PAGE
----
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    1. Thanks. It seems to be slowly getting better. Pillow under knees for lower back feels terrible for upper back.
      Yes, I think there is a limit to how much horror and fantasy we can read before moving on.

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  19. Well you have all my sympathy. I hope that the back improves more speedily.

    I keep a few diclofenac in my pocket for such emergencies on the advice of my doc 30 or so years ago - the point being to stop the muscles going into spasm. On the couple occasions I've used them (not in the last 15 years anyway) they have been very effective. However that is not issued as medical advice by me simply because they, too, are not always kind to the stomach. Fortunately mine is usually cast iron.

    I agreed with all your book comments except that, for some unknown reason, I absolutely love Tolkien when I first read his works over half a century ago.

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    1. I think my issues are related to joints rather than muscles, as if my back locks up in certain places. It then gradually regains flexible.

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  20. Try Ibuprofen gel - works for some not for others. My doctor recommened it and it certainly helps me to walk on my ankle.

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    1. Thanks. Someone else mentioned that to me and it sounds worth a try if I need it again. I certainly won't be taking it by mouth again.

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  21. I was just checking-in to see if Mrs Hird of Cowes got another mention!

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    1. She kept me going through all this infirmity.

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  22. Argh, back problems, never good and not something that goes away over night. Do you see a chiropractor by chance? I do regularly, like once a month. Keeps me mobile. Far better than a handful of pills. I'm not into sci-fi or fantasy. I like history, and now then a handful of fluff...what I call beach romance. Sometimes you just need to escape from reality. Spotted you on a mutual friends blog and thought I'd pop in for a visit. It's always fun to meet new bloggers. Hope you feel better soon.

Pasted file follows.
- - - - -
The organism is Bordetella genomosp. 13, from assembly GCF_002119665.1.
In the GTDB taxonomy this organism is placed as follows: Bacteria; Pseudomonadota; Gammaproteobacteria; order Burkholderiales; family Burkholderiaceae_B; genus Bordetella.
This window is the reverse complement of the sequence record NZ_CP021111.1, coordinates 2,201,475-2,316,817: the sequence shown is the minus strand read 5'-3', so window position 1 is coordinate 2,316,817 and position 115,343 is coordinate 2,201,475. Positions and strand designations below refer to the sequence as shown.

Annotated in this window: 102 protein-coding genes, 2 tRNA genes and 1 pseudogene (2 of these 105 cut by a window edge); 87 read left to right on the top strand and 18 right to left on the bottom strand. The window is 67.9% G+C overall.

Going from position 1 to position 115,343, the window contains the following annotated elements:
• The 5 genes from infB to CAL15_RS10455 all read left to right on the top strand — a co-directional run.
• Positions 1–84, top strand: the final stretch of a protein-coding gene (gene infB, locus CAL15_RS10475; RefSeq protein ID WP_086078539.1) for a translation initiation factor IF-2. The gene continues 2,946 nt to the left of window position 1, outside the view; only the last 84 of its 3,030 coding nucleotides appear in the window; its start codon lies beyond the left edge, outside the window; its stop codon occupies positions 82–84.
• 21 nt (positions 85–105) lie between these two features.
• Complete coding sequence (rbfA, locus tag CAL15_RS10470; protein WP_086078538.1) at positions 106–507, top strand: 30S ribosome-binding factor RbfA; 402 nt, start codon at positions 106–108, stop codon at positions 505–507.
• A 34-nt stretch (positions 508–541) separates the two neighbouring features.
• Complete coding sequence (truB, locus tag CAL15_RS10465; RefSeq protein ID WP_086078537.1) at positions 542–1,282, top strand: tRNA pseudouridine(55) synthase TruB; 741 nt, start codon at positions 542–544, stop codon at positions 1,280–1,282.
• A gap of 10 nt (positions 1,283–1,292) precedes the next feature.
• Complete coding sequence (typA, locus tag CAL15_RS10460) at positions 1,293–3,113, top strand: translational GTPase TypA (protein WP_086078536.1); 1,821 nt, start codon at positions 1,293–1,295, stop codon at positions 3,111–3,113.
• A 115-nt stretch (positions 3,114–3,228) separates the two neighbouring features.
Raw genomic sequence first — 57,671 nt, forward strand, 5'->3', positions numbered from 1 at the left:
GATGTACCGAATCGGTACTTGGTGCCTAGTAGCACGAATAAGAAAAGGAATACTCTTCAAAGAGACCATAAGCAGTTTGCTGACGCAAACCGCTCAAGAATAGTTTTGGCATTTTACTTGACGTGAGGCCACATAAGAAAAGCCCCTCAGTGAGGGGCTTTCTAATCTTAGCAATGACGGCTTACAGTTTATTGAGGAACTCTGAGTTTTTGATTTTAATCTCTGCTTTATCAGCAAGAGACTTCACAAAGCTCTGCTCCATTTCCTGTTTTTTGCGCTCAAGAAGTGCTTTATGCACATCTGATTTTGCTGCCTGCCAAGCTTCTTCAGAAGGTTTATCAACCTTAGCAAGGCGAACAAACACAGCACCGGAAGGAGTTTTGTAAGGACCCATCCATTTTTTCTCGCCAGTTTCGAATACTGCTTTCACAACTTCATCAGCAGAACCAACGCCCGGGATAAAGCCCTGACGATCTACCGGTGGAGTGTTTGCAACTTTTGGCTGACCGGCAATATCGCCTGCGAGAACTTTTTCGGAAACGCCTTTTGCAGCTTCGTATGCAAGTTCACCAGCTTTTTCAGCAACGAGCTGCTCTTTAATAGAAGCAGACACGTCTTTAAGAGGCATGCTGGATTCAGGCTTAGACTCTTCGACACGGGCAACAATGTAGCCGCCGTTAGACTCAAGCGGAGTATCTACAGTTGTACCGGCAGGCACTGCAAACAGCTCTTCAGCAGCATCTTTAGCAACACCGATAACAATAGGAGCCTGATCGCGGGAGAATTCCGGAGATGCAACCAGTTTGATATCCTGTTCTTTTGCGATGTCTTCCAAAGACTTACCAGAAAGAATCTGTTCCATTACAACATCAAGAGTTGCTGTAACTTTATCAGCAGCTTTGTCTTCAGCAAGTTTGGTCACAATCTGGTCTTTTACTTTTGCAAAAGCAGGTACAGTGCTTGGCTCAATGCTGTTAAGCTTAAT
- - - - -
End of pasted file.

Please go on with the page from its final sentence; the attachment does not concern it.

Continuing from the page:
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    1. Many thanks for taking a look. I'm gradually getting a more flexible back back (sic) but it really is taking a long time this time. I still can't walk very far and feel all bent over like in that road sign for old people crossing. I'm gradually feeling more able to do my regular exercises too but only in a half-hearted way so far.

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  23. I never had any joy with Tolkien either. I went through a phase when a teenager of reading dennis wheatley. Now he was terrifying.

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    1. These books are probably mainly a young person things. I read a lot of SF and remember having the Pan Book of Horror Stories - maybe more than one volume. I can still remember some of the horror stories now - the Horsehair Trunk especially I wouldn't read a lot of them now.

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  24. I know many of these authors from working in a school library! We have plenty of Sanderson, Rothfus, Tchaikovsky, George R. R. Martin and of course Stephen King. Of that bunch I've only ever read King, though. I liked his oldest books but I pretty much gave up on him after the late 1980s.

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    1. I guess you'd be delighted if pleased every kid read as many books. It started here with Harry Potter, which some deride, but then I read a lot of Enid Blyton! So I'm not complaining. Just not my choice.